• EnlightenmentLiberal

    Show me these good cops.

    Well, the cop in the OP who is testifying is making a good start at becoming a good cop.

    Let me try a short version of my rant. Cops are mere professional bounty hunters in all of the relevant and evocative senses of the word. We should expect the same kinds of behavior from bounty hunters who are government employees paid by salary, and private contractors who are paid by commission. We need to regulate and control the police as such – professional bounty hunters. We need to do this:

    1- Remove all special immunity from cops – again to allow criminal prosecution of cops for their misdeeds. Ignorance of the law should not be an excuse, and especially for cops. Cops should be as liable for illegal acts as any other citizen – civilly and criminally.

    2- Allow all citizens to personally seek grand jury criminal indictments and perform a criminal prosecution so that we might be able to criminally prosecute bad cops without the approval of the state prosecutor.

    3- Require cops to follow the same standards of arrest, standards of detention, and use of force for arrest and detention as any private citizen contractor bounty hunter. If you don’t want Dog The Bounty Hunter to be able to use such and such force in such and such situation, then the cops shouldn’t be able to do it either.

    4- Except in war or insurrection, completely ban the use of “no knock, no announce” warrants. Natural disasters do not count. The persons serving a warrant must announce their presence, then wait a reasonable amount of time for an occupant to answer, then give a reasonable amount of time for the occupant to read the warrant and call a lawyer or friend, and only then may they use the power of the warrant to perform what would otherwise be criminal trespass, criminal breaking and entering, criminal wrongful arrest, criminal theft, and so on. Further, the use of warrants which allow trespass and breaking and entering shall be restricted to daytime hours – except perhaps in time sensitive matters where the purpose of the warrant might be frustrated by waiting until the next morning. (This is not an exception to the “knock and announce” requirement. It’s only an exception to the “daytime hours” requirement.)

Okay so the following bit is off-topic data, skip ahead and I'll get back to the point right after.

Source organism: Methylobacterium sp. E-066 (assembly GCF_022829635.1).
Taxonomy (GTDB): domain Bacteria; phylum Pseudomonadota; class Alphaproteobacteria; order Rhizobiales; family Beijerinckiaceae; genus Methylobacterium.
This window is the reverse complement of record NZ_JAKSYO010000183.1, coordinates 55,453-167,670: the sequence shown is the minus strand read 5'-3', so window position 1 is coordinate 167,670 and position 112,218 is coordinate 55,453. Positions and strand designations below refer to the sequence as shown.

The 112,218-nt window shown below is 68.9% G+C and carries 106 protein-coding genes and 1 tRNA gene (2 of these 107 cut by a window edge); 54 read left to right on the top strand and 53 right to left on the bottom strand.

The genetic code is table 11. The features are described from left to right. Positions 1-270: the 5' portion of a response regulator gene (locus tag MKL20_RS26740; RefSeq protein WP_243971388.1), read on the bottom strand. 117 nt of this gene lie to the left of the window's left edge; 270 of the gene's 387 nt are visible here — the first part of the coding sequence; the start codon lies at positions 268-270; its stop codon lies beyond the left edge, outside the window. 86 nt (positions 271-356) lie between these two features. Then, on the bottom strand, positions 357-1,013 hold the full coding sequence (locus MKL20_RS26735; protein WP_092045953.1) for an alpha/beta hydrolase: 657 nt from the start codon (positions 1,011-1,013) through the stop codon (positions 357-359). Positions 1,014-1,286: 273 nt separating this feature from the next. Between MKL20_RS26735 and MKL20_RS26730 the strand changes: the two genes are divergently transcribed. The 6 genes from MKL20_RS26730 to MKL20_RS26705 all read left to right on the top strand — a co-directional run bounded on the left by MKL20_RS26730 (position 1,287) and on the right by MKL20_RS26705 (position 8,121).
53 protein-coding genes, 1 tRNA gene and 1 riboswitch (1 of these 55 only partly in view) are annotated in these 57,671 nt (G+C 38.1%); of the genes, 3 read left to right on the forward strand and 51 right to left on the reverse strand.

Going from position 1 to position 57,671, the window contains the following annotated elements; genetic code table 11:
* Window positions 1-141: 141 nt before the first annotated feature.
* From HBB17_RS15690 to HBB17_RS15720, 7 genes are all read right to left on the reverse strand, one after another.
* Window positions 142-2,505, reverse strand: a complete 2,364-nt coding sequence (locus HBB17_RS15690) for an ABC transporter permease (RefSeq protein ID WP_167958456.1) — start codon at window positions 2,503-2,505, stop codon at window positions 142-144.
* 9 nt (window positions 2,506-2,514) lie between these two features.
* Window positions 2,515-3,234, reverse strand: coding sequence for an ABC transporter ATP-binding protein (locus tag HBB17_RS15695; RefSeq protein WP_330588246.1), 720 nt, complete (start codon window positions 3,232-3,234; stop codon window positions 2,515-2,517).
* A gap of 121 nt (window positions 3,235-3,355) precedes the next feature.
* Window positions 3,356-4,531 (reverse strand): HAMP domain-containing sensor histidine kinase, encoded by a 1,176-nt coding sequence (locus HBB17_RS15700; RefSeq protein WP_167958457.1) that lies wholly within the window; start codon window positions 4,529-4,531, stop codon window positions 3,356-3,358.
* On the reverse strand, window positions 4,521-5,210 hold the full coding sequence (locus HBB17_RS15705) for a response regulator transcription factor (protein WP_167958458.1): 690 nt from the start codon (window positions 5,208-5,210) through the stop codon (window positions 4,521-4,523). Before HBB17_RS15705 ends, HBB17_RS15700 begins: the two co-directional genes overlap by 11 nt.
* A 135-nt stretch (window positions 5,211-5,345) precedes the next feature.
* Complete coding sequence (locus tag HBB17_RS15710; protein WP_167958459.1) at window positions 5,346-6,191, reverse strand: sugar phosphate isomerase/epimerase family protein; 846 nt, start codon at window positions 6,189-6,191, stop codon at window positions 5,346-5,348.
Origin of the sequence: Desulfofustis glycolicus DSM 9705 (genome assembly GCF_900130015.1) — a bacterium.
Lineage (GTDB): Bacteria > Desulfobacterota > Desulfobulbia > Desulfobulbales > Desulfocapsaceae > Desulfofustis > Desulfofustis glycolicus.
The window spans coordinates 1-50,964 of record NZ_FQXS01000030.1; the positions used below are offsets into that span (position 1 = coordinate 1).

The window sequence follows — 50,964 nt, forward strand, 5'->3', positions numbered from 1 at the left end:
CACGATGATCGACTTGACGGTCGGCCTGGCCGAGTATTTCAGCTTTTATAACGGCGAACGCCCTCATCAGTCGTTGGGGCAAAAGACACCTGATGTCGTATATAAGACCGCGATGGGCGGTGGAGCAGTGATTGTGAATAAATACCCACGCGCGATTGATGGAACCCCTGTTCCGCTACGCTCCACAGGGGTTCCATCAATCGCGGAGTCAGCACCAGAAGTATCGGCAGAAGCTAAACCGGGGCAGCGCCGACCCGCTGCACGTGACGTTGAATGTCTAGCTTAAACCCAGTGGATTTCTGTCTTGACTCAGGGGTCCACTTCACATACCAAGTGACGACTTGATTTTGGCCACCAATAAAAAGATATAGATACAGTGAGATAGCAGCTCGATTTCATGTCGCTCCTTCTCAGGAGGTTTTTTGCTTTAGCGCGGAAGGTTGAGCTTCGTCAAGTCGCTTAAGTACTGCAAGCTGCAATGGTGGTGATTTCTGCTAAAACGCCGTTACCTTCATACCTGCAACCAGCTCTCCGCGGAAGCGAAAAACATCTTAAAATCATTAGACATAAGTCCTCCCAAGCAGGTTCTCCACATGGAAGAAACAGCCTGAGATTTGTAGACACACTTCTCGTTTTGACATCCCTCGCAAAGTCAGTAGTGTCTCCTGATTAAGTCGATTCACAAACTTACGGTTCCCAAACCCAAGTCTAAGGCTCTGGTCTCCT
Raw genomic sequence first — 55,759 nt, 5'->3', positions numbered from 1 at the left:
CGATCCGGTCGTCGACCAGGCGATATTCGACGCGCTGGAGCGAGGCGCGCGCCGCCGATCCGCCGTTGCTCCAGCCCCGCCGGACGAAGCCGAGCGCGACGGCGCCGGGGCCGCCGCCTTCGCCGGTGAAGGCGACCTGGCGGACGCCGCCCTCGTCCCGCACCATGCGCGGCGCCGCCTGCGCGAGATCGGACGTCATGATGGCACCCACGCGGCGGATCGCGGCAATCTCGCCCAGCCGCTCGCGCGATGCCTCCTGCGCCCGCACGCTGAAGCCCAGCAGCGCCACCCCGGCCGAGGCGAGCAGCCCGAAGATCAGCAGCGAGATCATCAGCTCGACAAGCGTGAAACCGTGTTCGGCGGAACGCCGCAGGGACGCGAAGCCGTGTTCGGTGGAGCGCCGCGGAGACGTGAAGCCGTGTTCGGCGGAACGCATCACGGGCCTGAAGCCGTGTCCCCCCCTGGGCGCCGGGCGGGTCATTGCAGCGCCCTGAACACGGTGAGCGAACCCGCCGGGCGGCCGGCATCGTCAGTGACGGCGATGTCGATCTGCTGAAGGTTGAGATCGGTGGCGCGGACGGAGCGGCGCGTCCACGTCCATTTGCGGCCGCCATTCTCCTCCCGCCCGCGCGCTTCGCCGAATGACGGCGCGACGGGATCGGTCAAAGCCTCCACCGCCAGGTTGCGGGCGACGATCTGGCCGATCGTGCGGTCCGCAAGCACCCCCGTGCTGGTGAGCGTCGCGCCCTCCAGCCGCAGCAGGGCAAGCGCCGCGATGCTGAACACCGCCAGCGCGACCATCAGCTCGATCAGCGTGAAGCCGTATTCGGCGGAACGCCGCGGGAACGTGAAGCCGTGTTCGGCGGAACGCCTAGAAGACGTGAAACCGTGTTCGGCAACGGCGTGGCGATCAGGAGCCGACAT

5- In particular, cops shall be required to follow the same laws as anyone else regarding firearms, including brandishing, shooting bullets, possession and ownership, open carry, and concealed carry. Yes – I said it. If an average citizen cannot own a particular firearm and possess it, then neither can a cop. (This is not a restriction on the use of firearms by the military in times of war or insurrection.)

  • bmiller

    Enlightened Liberal has an interesting list.

    2. bothers me a bit. I can just see Sovereign Citizens, Birthers, Truthers, etc. using such provisions and creating chaos in the court system.

  • EnlightenmentLiberal


    IMHO, that’s no more or less true than filing a bunch of frivolous civil suits. And worse for civil suits is that it bothers the target immediately, whereas for criminal charges, the grand jury can withhold an indictment without the future-defendant from ever getting involved.

    This is also how it worked for more than 200 years in this country. The whole way we approached criminal justice as a country changed about a 100 years ago. I know at least 120 years ago, many if not most criminal prosecutions happened as a result of private citizens seeking criminal indictments from grand juries, then performing the criminal prosecution themself. I don’t know what changed, or when, or how, to get us from that state to today. I really think we should go back to that state.

    I used to buy the line that we need police with superior police powers to keep a well-functioning society. I no longer think that is true.